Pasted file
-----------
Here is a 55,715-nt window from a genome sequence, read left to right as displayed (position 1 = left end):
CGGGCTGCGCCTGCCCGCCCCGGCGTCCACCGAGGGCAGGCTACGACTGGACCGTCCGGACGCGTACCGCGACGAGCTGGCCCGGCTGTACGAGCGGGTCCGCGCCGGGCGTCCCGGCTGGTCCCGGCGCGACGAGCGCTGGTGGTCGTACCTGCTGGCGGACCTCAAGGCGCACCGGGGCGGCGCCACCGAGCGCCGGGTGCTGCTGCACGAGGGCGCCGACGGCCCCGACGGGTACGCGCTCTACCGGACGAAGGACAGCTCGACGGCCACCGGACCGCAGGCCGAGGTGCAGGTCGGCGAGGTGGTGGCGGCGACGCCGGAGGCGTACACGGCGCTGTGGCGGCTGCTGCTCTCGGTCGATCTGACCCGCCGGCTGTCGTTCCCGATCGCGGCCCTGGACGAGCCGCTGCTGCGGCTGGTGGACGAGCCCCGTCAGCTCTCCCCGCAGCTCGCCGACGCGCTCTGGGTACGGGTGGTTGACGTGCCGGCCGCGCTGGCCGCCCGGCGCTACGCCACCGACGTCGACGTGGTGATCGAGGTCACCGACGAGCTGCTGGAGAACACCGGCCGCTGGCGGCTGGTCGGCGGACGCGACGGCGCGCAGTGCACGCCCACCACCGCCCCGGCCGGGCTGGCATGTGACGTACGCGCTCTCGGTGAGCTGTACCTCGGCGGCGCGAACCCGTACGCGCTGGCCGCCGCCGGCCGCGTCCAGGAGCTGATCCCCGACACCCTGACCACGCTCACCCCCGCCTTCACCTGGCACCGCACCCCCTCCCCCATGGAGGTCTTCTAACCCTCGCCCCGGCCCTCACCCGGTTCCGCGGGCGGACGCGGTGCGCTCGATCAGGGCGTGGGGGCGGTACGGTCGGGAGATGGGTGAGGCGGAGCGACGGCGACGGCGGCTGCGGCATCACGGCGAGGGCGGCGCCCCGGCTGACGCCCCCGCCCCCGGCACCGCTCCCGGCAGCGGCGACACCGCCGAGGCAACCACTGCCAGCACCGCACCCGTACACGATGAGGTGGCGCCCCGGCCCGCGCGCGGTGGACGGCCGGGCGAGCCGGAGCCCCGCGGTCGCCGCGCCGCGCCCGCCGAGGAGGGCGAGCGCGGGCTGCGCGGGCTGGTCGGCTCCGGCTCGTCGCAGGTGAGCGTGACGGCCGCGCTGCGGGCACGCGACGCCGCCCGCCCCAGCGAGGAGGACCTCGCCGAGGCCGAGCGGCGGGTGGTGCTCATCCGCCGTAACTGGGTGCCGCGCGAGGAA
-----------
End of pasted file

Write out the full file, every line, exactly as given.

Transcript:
Here is a 55,715-nt window from a genome sequence, read left to right as displayed (position 1 = left end):
CGGGCTGCGCCTGCCCGCCCCGGCGTCCACCGAGGGCAGGCTACGACTGGACCGTCCGGACGCGTACCGCGACGAGCTGGCCCGGCTGTACGAGCGGGTCCGCGCCGGGCGTCCCGGCTGGTCCCGGCGCGACGAGCGCTGGTGGTCGTACCTGCTGGCGGACCTCAAGGCGCACCGGGGCGGCGCCACCGAGCGCCGGGTGCTGCTGCACGAGGGCGCCGACGGCCCCGACGGGTACGCGCTCTACCGGACGAAGGACAGCTCGACGGCCACCGGACCGCAGGCCGAGGTGCAGGTCGGCGAGGTGGTGGCGGCGACGCCGGAGGCGTACACGGCGCTGTGGCGGCTGCTGCTCTCGGTCGATCTGACCCGCCGGCTGTCGTTCCCGATCGCGGCCCTGGACGAGCCGCTGCTGCGGCTGGTGGACGAGCCCCGTCAGCTCTCCCCGCAGCTCGCCGACGCGCTCTGGGTACGGGTGGTTGACGTGCCGGCCGCGCTGGCCGCCCGGCGCTACGCCACCGACGTCGACGTGGTGATCGAGGTCACCGACGAGCTGCTGGAGAACACCGGCCGCTGGCGGCTGGTCGGCGGACGCGACGGCGCGCAGTGCACGCCCACCACCGCCCCGGCCGGGCTGGCATGTGACGTACGCGCTCTCGGTGAGCTGTACCTCGGCGGCGCGAACCCGTACGCGCTGGCCGCCGCCGGCCGCGTCCAGGAGCTGATCCCCGACACCCTGACCACGCTCACCCCCGCCTTCACCTGGCACCGCACCCCCTCCCCCATGGAGGTCTTCTAACCCTCGCCCCGGCCCTCACCCGGTTCCGCGGGCGGACGCGGTGCGCTCGATCAGGGCGTGGGGGCGGTACGGTCGGGAGATGGGTGAGGCGGAGCGACGGCGACGGCGGCTGCGGCATCACGGCGAGGGCGGCGCCCCGGCTGACGCCCCCGCCCCCGGCACCGCTCCCGGCAGCGGCGACACCGCCGAGGCAACCACTGCCAGCACCGCACCCGTACACGATGAGGTGGCGCCCCGGCCCGCGCGCGGTGGACGGCCGGGCGAGCCGGAGCCCCGCGGTCGCCGCGCCGCGCCCGCCGAGGAGGGCGAGCGCGGGCTGCGCGGGCTGGTCGGCTCCGGCTCGTCGCAGGTGAGCGTGACGGCCGCGCTGCGGGCACGCGACGCCGCCCGCCCCAGCGAGGAGGACCTCGCCGAGGCCGAGCGGCGGGTGGTGCTCATCCGCCGTAACTGGGTGCCGCGCGAGGAA